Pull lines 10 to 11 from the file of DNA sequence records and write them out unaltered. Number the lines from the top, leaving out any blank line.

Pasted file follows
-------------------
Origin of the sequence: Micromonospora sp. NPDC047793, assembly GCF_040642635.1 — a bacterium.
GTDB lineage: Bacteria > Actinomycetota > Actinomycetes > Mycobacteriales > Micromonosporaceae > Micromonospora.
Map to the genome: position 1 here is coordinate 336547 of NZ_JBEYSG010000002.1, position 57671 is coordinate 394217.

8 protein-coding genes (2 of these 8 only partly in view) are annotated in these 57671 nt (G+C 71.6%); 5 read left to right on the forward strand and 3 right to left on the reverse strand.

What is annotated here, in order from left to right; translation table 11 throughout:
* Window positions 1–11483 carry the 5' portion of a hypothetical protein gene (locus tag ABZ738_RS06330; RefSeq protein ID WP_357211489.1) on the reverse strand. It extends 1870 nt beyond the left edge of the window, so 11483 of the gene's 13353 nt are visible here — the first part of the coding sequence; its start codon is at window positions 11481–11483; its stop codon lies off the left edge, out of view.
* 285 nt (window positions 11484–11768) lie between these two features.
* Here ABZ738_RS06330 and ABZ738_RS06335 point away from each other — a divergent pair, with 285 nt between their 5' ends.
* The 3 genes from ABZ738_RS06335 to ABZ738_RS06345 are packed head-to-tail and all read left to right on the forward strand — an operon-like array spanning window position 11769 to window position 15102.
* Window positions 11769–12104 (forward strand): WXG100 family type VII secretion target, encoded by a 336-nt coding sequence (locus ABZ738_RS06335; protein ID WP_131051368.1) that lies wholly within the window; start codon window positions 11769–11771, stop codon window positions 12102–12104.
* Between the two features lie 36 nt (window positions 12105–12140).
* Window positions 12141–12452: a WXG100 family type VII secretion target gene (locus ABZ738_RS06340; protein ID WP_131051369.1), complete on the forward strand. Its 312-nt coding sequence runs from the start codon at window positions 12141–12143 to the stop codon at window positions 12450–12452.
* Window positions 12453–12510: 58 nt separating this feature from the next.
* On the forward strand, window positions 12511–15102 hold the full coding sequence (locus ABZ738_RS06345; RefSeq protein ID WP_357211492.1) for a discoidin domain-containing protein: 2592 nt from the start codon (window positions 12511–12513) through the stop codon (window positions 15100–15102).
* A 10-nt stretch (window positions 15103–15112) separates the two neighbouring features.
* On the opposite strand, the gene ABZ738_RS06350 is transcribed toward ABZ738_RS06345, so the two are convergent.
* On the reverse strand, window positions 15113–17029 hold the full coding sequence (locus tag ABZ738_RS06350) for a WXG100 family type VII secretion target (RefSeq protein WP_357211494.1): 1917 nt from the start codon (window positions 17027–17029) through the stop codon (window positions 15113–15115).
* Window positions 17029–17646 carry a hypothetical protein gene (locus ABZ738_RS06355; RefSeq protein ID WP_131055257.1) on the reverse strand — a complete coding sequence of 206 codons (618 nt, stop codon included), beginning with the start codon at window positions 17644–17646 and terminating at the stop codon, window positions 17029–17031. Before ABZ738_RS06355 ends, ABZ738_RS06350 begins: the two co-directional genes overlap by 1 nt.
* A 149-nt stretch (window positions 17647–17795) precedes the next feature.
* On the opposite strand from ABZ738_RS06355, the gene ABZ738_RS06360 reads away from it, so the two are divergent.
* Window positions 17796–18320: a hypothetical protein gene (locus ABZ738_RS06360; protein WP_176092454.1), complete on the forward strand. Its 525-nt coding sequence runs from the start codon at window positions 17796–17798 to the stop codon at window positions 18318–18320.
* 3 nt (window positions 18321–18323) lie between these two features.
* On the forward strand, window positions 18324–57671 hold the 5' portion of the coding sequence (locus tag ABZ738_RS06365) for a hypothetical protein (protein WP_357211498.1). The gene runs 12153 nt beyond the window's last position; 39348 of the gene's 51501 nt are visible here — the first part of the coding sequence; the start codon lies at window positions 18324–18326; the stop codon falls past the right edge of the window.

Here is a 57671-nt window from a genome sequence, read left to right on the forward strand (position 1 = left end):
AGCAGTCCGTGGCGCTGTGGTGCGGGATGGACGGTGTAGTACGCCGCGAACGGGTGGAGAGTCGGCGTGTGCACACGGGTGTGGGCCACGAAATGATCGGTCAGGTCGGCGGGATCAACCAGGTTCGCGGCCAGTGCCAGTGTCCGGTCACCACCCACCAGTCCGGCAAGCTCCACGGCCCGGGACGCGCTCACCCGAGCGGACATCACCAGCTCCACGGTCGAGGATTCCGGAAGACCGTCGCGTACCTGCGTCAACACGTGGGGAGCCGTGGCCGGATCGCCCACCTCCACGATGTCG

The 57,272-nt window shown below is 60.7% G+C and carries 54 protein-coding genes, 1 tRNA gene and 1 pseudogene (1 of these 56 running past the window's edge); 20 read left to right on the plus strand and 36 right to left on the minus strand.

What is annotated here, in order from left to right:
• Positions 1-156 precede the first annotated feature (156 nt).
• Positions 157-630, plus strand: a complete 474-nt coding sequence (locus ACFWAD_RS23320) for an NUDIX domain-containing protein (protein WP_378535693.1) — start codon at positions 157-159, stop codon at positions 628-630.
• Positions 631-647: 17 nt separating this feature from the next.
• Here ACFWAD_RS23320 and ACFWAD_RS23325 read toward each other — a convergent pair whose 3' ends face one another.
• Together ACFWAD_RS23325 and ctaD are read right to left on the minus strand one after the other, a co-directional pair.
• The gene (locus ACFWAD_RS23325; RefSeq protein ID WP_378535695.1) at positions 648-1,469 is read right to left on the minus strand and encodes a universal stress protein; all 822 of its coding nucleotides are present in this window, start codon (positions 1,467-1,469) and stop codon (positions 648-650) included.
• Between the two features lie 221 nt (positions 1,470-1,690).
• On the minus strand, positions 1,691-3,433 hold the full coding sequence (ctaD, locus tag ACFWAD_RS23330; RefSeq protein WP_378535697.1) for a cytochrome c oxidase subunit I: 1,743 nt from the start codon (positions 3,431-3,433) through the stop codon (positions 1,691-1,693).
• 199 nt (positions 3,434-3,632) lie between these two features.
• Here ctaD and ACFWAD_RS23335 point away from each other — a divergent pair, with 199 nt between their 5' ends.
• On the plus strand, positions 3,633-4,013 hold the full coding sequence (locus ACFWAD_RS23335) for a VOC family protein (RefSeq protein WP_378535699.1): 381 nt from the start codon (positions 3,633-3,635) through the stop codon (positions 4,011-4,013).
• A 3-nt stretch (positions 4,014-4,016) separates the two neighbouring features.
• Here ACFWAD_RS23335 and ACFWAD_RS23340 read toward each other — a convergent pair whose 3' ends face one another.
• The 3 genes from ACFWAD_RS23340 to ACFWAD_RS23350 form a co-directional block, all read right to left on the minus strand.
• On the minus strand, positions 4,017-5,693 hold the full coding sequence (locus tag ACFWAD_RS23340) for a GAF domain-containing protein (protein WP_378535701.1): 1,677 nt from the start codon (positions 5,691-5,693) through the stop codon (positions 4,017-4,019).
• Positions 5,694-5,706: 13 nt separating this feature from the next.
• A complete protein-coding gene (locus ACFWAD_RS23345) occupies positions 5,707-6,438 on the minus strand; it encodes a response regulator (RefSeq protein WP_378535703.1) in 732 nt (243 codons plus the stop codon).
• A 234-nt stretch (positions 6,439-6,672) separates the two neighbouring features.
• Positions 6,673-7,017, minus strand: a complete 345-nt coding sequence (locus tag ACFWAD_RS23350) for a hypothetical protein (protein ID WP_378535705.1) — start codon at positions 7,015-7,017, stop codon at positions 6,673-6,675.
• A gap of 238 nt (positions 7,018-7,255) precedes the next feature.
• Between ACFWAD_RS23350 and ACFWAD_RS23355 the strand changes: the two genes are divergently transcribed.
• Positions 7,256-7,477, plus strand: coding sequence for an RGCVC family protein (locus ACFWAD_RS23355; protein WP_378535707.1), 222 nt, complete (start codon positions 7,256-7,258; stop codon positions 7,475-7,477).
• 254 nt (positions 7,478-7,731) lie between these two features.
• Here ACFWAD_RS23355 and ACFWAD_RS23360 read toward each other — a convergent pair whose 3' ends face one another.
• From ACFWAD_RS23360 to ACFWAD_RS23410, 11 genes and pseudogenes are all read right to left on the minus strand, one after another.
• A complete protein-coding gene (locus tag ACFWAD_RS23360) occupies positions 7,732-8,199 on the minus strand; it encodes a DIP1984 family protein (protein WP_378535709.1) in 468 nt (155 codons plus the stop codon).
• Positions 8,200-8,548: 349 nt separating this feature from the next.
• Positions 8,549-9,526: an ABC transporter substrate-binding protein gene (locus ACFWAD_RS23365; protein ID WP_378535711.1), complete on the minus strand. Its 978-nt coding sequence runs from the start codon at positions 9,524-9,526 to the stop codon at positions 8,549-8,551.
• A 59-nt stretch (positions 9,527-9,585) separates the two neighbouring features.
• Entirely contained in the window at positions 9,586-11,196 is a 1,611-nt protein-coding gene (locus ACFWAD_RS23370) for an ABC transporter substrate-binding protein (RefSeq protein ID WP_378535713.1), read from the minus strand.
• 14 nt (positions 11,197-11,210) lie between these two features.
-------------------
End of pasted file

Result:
* Window positions 11769–12104 (forward strand): WXG100 family type VII secretion target, encoded by a 336-nt coding sequence (locus ABZ738_RS06335; protein ID WP_131051368.1) that lies wholly within the window; start codon window positions 11769–11771, stop codon window positions 12102–12104.
* Between the two features lie 36 nt (window positions 12105–12140).